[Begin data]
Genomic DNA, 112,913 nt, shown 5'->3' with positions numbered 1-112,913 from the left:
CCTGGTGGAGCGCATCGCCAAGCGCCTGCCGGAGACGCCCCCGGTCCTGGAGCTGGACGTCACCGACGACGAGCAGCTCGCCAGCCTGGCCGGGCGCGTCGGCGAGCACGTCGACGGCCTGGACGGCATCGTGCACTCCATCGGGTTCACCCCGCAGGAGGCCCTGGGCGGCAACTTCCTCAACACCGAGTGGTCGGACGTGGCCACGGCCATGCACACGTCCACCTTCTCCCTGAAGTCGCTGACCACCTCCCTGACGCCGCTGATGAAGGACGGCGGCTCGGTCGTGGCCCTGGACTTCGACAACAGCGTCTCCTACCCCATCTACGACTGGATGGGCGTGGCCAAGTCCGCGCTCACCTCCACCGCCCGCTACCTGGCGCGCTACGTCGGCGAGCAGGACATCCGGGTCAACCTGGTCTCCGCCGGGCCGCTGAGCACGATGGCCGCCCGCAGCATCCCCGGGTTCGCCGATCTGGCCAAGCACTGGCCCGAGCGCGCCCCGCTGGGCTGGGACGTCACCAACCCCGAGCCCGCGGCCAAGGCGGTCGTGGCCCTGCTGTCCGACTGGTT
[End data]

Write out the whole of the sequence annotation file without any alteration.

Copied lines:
Genomic DNA, 112,913 nt, shown 5'->3' with positions numbered 1-112,913 from the left:
CCTGGTGGAGCGCATCGCCAAGCGCCTGCCGGAGACGCCCCCGGTCCTGGAGCTGGACGTCACCGACGACGAGCAGCTCGCCAGCCTGGCCGGGCGCGTCGGCGAGCACGTCGACGGCCTGGACGGCATCGTGCACTCCATCGGGTTCACCCCGCAGGAGGCCCTGGGCGGCAACTTCCTCAACACCGAGTGGTCGGACGTGGCCACGGCCATGCACACGTCCACCTTCTCCCTGAAGTCGCTGACCACCTCCCTGACGCCGCTGATGAAGGACGGCGGCTCGGTCGTGGCCCTGGACTTCGACAACAGCGTCTCCTACCCCATCTACGACTGGATGGGCGTGGCCAAGTCCGCGCTCACCTCCACCGCCCGCTACCTGGCGCGCTACGTCGGCGAGCAGGACATCCGGGTCAACCTGGTCTCCGCCGGGCCGCTGAGCACGATGGCCGCCCGCAGCATCCCCGGGTTCGCCGATCTGGCCAAGCACTGGCCCGAGCGCGCCCCGCTGGGCTGGGACGTCACCAACCCCGAGCCCGCGGCCAAGGCGGTCGTGGCCCTGCTGTCCGACTGGTT